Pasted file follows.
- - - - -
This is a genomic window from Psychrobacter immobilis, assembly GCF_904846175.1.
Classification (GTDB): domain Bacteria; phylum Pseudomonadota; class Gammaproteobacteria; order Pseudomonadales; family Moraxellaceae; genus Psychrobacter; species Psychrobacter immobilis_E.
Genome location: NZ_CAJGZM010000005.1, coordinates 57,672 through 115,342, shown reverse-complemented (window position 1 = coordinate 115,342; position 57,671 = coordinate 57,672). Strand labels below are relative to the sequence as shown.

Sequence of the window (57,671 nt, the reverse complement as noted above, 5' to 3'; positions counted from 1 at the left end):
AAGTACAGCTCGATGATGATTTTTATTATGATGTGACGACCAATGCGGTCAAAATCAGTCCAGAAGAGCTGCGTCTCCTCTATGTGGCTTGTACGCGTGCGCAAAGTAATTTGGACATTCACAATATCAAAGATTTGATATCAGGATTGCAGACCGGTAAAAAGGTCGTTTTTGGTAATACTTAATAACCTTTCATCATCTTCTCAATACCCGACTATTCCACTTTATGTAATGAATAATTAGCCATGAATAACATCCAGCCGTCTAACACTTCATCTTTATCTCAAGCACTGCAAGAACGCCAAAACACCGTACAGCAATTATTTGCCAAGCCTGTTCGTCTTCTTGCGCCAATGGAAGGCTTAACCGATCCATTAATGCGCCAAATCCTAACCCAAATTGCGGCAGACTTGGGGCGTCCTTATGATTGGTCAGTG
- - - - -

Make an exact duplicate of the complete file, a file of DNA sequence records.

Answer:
This is a genomic window from Psychrobacter immobilis, assembly GCF_904846175.1.
Classification (GTDB): domain Bacteria; phylum Pseudomonadota; class Gammaproteobacteria; order Pseudomonadales; family Moraxellaceae; genus Psychrobacter; species Psychrobacter immobilis_E.
Genome location: NZ_CAJGZM010000005.1, coordinates 57,672 through 115,342, shown reverse-complemented (window position 1 = coordinate 115,342; position 57,671 = coordinate 57,672). Strand labels below are relative to the sequence as shown.

Sequence of the window (57,671 nt, the reverse complement as noted above, 5' to 3'; positions counted from 1 at the left end):
AAGTACAGCTCGATGATGATTTTTATTATGATGTGACGACCAATGCGGTCAAAATCAGTCCAGAAGAGCTGCGTCTCCTCTATGTGGCTTGTACGCGTGCGCAAAGTAATTTGGACATTCACAATATCAAAGATTTGATATCAGGATTGCAGACCGGTAAAAAGGTCGTTTTTGGTAATACTTAATAACCTTTCATCATCTTCTCAATACCCGACTATTCCACTTTATGTAATGAATAATTAGCCATGAATAACATCCAGCCGTCTAACACTTCATCTTTATCTCAAGCACTGCAAGAACGCCAAAACACCGTACAGCAATTATTTGCCAAGCCTGTTCGTCTTCTTGCGCCAATGGAAGGCTTAACCGATCCATTAATGCGCCAAATCCTAACCCAAATTGCGGCAGACTTGGGGCGTCCTTATGATTGGTCAGTG